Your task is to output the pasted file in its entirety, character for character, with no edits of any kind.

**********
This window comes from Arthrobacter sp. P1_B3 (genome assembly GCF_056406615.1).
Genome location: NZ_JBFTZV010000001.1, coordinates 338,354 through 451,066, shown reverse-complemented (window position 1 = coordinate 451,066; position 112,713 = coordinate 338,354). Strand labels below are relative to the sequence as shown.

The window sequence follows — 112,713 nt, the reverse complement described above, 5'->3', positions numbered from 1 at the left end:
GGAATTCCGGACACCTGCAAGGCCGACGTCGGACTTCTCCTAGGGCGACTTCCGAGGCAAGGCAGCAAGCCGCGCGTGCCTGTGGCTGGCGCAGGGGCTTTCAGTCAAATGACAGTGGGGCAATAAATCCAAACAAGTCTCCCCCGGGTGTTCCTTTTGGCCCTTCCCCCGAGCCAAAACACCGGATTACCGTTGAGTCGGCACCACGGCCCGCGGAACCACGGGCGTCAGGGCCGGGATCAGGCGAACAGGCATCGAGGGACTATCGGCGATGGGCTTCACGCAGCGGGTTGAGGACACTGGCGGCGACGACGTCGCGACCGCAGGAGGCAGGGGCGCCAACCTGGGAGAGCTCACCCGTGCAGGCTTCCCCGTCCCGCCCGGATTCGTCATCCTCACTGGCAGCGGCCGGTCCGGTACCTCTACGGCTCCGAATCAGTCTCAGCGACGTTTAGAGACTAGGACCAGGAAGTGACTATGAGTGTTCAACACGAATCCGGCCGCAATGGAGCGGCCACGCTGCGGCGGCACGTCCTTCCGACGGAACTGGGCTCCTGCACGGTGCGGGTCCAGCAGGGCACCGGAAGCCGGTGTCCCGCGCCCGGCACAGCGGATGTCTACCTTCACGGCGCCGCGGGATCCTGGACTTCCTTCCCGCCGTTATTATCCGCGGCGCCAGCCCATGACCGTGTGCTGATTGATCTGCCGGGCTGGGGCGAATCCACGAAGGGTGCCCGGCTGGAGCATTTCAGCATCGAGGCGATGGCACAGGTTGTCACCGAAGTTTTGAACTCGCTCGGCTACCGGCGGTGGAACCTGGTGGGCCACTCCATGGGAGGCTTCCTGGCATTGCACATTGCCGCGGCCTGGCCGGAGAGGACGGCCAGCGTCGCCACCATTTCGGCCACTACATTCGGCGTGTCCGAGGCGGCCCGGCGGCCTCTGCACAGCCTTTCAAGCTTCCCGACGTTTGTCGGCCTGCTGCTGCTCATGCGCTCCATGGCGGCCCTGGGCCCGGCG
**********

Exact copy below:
This window comes from Arthrobacter sp. P1_B3 (genome assembly GCF_056406615.1).
Genome location: NZ_JBFTZV010000001.1, coordinates 338,354 through 451,066, shown reverse-complemented (window position 1 = coordinate 451,066; position 112,713 = coordinate 338,354). Strand labels below are relative to the sequence as shown.

The window sequence follows — 112,713 nt, the reverse complement described above, 5'->3', positions numbered from 1 at the left end:
GGAATTCCGGACACCTGCAAGGCCGACGTCGGACTTCTCCTAGGGCGACTTCCGAGGCAAGGCAGCAAGCCGCGCGTGCCTGTGGCTGGCGCAGGGGCTTTCAGTCAAATGACAGTGGGGCAATAAATCCAAACAAGTCTCCCCCGGGTGTTCCTTTTGGCCCTTCCCCCGAGCCAAAACACCGGATTACCGTTGAGTCGGCACCACGGCCCGCGGAACCACGGGCGTCAGGGCCGGGATCAGGCGAACAGGCATCGAGGGACTATCGGCGATGGGCTTCACGCAGCGGGTTGAGGACACTGGCGGCGACGACGTCGCGACCGCAGGAGGCAGGGGCGCCAACCTGGGAGAGCTCACCCGTGCAGGCTTCCCCGTCCCGCCCGGATTCGTCATCCTCACTGGCAGCGGCCGGTCCGGTACCTCTACGGCTCCGAATCAGTCTCAGCGACGTTTAGAGACTAGGACCAGGAAGTGACTATGAGTGTTCAACACGAATCCGGCCGCAATGGAGCGGCCACGCTGCGGCGGCACGTCCTTCCGACGGAACTGGGCTCCTGCACGGTGCGGGTCCAGCAGGGCACCGGAAGCCGGTGTCCCGCGCCCGGCACAGCGGATGTCTACCTTCACGGCGCCGCGGGATCCTGGACTTCCTTCCCGCCGTTATTATCCGCGGCGCCAGCCCATGACCGTGTGCTGATTGATCTGCCGGGCTGGGGCGAATCCACGAAGGGTGCCCGGCTGGAGCATTTCAGCATCGAGGCGATGGCACAGGTTGTCACCGAAGTTTTGAACTCGCTCGGCTACCGGCGGTGGAACCTGGTGGGCCACTCCATGGGAGGCTTCCTGGCATTGCACATTGCCGCGGCCTGGCCGGAGAGGACGGCCAGCGTCGCCACCATTTCGGCCACTACATTCGGCGTGTCCGAGGCGGCCCGGCGGCCTCTGCACAGCCTTTCAAGCTTCCCGACGTTTGTCGGCCTGCTGCTGCTCATGCGCTCCATGGCGGCCCTGGGCCCGGCG